The general health of your patients is no longer just the purview of the medical physician. Dentists are playing an ever-increasing role in helping to determine the influence of sleep issues and their effect on snoring, grinding, heart disease, stroke, type 2 diabetes, apnea and many other afflictions. Their advantage is their focus on the oral cavity and being able to observe patients’ dental anomalies that can be the root cause of the maladies. Many dentists now offer general health assessments to raise patient awareness and prevention.
Oral Health Group recently sent out a survey to Canadian dentists to determine how many of the respondents are evaluating their patient’s overall health and they found a high percentage that did. Not all are interested in taking the steps to ask their patients questions which would aid in diagnosing potential health issues, but a high percentage do.
As might be expected, practice sizes yielded varying results, i.e. the larger practices found a higher interest level in the dentists’ participation in screening their patients, though an even higher percentage thought it would be beneficial.
What were the differences in the practice responses?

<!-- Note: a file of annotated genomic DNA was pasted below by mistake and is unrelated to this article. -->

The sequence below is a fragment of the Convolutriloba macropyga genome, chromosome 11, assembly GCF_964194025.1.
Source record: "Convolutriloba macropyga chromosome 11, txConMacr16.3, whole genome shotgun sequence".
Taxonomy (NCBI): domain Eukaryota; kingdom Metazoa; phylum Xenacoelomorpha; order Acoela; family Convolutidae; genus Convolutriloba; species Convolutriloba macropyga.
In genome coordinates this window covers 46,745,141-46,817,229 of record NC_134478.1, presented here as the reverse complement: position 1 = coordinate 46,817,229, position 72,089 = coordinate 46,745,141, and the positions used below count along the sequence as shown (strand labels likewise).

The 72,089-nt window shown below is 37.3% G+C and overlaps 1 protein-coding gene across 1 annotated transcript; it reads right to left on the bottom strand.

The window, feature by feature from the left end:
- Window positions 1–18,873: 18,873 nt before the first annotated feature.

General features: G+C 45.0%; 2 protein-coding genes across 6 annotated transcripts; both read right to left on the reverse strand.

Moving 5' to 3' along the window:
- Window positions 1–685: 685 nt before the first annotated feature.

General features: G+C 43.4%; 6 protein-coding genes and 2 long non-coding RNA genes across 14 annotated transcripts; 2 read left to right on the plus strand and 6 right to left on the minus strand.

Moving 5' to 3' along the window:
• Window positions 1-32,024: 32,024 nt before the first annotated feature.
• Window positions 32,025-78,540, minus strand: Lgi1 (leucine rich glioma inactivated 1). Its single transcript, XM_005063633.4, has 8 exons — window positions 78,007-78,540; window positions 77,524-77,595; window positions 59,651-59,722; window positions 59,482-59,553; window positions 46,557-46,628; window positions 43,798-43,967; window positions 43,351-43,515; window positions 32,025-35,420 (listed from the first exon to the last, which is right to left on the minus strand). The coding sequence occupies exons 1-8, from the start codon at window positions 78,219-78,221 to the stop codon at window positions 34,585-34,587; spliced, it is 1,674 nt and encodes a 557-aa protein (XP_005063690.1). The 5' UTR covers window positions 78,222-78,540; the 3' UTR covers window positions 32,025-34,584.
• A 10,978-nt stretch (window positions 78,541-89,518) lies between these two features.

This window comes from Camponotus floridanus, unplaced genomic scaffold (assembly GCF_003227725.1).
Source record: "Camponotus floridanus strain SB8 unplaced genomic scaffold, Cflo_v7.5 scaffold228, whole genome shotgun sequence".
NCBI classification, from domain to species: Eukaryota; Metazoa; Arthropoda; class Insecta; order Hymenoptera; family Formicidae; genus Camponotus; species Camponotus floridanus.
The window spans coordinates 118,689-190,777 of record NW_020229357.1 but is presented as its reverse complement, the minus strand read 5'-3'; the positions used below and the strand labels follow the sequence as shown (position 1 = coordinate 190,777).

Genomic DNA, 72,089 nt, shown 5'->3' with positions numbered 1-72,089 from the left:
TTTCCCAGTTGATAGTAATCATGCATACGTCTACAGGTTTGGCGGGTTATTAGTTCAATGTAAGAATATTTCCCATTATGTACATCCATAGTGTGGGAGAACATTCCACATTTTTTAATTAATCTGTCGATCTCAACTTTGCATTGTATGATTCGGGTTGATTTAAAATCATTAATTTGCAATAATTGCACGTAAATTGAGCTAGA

- The level of busy-ness of the offices
- The number of staff members devoted to the day-to-day running of the business
- The amount and quality of training it takes to understand the screening process for oral cancer, bruxism, diabetes, etc.
- The size of the practice (over $500,000 practices have the most amount of interest and participation)
- The work/production expectations of the dentists by the practice owners
It has become increasingly apparent that the dentist is often the first line of offense for prevention. As the increase of oral general health screenings increase, more and more dental practitioners are aligning themselves with physicians and specialists to help in the prevention and mitigation of systemic and often dangerous health problems.
As patients become more educated about the dentist being able to help in the screening and, in concert with a physician, ultimately the diagnosis of problems that might be serious, there will be more demand for this. In fact, the high number of practices offering the service and various oral appliances shows the level of growing interest in both dentists and physicians trying to provide the most timely and comprehensive health care possible.
A study showing the growth of dental practices offering these services in Canada was published in Oral Health magazine. Read it to learn about the growth of dental offices offering overall health assessments and, if you are a dentist, consider that you might join the growing number.
If you’re interested in learning more about screening your patients for airway issues or would like some additional information, contact your Whip Mix Representative, Shirlene (Charlie) O’Russa at (309) 696-9287.